After creating a workbook in Tableau, it is sometimes desirable to document the calculations so users know exactly what a calculation is doing without having to open the workbook.
Documenting the calculations manually can be tedious and time-consuming, especially if the workbook contains many calculations.
To solve this problem, I’ve written a script that will extract the calculation information from a Tableau workbook.
Accessing the Script
To make the script accessible to others, I’ve hosted and deployed it using Flask, which means you can extract calculations from your Tableau workbooks by simply uploading the twb file.
Do note that although the twb file does not contain the actual underlying data of your workbook, it will contain some data such as your data source information, field names, parameter values, and other meta-data.
All twb files uploaded are periodically deleted from the server, however, if you are not comfortable uploading your twb file–then I recommend running this code in your environment. Reach out to our team for access to the web app.
You can access the source code in my github–the get_calc function extracts the calculations.
About the Script
Tableau workbook files (.twb files) are XML files containing metadata such as data source information, calculations, aliases, grouping, sets, and more. By parsing this XML data, we can get the calculation metadata and extract the data into a table containing the calculation field name, formula, fields used, and comments.
My script is using the ElementTree XML package in python to parse the XML. Using the package, we can search for elements in the XML that contain the calculation. To know the name of the elements that contain the calculation, we can use an XML tree visualizer to easily browse the XML structure.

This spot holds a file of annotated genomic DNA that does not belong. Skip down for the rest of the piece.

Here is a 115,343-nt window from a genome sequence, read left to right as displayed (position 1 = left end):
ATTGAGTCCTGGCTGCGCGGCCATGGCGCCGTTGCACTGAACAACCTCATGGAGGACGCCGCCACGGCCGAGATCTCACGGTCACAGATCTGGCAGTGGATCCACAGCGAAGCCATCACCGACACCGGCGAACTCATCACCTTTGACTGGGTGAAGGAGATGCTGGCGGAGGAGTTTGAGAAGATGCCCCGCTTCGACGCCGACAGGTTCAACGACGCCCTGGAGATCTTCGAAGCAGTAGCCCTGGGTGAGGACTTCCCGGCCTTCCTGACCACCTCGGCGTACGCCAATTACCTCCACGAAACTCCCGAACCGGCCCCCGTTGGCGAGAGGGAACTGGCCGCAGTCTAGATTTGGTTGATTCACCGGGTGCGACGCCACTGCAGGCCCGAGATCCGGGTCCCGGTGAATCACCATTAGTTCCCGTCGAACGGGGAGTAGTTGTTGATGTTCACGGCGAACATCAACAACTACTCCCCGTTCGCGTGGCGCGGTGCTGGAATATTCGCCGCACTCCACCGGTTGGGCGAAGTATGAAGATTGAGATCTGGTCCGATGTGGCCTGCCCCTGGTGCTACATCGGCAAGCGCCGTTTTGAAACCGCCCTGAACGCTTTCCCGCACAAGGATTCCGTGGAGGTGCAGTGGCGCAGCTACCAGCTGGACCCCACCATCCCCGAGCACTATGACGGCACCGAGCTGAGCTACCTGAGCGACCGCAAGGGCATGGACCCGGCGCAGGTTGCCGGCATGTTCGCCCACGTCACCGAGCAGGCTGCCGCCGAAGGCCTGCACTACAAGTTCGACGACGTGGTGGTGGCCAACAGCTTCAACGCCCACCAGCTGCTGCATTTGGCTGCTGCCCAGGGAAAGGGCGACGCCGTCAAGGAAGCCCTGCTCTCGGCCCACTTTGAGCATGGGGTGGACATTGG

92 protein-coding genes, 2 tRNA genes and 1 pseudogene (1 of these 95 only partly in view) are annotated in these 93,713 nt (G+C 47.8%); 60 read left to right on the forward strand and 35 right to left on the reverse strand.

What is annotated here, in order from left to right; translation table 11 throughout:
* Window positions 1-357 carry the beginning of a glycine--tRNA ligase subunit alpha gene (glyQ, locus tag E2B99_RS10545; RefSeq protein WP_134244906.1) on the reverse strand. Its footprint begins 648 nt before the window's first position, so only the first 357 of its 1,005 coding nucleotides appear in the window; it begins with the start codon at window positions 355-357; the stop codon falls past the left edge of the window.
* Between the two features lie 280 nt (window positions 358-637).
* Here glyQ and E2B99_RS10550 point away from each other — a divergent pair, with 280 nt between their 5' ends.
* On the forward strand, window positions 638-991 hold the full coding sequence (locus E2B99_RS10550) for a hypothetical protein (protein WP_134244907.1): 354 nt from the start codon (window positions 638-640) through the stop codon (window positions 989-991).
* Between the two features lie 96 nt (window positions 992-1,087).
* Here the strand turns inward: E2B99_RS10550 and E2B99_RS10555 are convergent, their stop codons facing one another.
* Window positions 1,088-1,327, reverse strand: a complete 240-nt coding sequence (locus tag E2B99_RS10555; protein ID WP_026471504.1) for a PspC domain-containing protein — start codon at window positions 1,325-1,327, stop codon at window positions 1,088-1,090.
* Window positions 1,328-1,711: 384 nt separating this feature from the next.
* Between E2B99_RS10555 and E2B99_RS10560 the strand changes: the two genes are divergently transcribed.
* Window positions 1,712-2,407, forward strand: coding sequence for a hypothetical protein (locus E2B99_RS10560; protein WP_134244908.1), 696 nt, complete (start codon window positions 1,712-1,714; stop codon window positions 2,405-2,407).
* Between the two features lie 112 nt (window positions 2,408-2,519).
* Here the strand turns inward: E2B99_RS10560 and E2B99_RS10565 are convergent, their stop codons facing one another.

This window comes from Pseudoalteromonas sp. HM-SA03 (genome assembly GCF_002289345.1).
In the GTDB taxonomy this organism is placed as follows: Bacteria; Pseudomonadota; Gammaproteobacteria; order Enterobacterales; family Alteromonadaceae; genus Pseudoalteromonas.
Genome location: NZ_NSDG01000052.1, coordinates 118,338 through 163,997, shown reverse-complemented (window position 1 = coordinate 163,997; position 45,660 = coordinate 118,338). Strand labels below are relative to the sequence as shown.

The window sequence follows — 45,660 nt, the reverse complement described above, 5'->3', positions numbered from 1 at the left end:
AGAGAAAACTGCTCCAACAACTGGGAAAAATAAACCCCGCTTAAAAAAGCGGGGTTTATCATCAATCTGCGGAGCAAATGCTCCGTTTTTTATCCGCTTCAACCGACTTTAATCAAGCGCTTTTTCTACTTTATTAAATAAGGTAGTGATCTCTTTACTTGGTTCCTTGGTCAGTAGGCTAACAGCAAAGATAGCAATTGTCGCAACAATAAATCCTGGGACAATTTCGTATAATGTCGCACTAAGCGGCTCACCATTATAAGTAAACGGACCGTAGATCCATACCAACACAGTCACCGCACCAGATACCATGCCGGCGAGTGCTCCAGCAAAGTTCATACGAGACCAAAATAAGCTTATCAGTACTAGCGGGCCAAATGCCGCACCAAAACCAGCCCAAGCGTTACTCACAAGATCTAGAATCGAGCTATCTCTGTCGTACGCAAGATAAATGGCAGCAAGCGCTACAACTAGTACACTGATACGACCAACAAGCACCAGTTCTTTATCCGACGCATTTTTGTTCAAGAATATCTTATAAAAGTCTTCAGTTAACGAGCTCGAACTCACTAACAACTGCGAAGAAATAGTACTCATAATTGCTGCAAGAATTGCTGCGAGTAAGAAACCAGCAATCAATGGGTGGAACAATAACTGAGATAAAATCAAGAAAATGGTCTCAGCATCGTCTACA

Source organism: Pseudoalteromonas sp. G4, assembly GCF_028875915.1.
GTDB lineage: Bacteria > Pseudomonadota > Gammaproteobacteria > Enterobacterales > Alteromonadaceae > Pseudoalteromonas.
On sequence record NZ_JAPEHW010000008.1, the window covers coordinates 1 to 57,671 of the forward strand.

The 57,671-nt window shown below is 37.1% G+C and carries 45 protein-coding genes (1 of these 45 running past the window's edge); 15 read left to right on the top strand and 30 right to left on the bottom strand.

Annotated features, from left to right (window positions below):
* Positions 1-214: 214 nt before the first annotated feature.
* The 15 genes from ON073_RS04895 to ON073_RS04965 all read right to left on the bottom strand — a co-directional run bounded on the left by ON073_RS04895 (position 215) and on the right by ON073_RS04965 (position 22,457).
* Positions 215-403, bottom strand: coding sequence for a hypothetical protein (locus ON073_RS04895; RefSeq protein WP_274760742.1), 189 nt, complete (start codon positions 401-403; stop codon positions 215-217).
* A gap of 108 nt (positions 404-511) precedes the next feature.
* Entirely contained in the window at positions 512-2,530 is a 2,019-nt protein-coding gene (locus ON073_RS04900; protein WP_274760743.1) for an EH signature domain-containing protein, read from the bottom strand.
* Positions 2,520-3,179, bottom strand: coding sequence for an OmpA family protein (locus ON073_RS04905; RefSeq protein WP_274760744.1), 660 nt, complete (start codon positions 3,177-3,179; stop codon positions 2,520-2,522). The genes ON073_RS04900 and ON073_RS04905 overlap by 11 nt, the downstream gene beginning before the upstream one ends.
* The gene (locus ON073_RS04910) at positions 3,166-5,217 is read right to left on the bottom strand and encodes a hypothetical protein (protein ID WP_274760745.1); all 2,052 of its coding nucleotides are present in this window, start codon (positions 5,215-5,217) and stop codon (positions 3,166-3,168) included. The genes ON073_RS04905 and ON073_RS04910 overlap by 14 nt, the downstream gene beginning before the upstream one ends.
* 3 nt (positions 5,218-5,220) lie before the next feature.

By exploring the XML in this way, you can quickly see that calculation metadata are stored in the “column” elements.
Once we find the column element, we can get the value for the column caption (name) and calculation formula. If there is a comment, it will appear in the formula with a preceding double-backslash “//.”
In addition to a table of fields and their definitions, my script will output a relationship map that shows how fields are using other fields in their formula. Clicking a field will highlight the originating fields. This map is useful to understand which fields are dependent on other fields.
It is possible to do other interesting things with by extracting or manipulating the XML file. For example, I wrote a separate script that translates the workbook into a different language.
Although these modifications are possible, please be aware that none of these modifications are supported by Tableau–so if your workbook breaks, you won’t have any support. Please remember to save your modifications as a new file!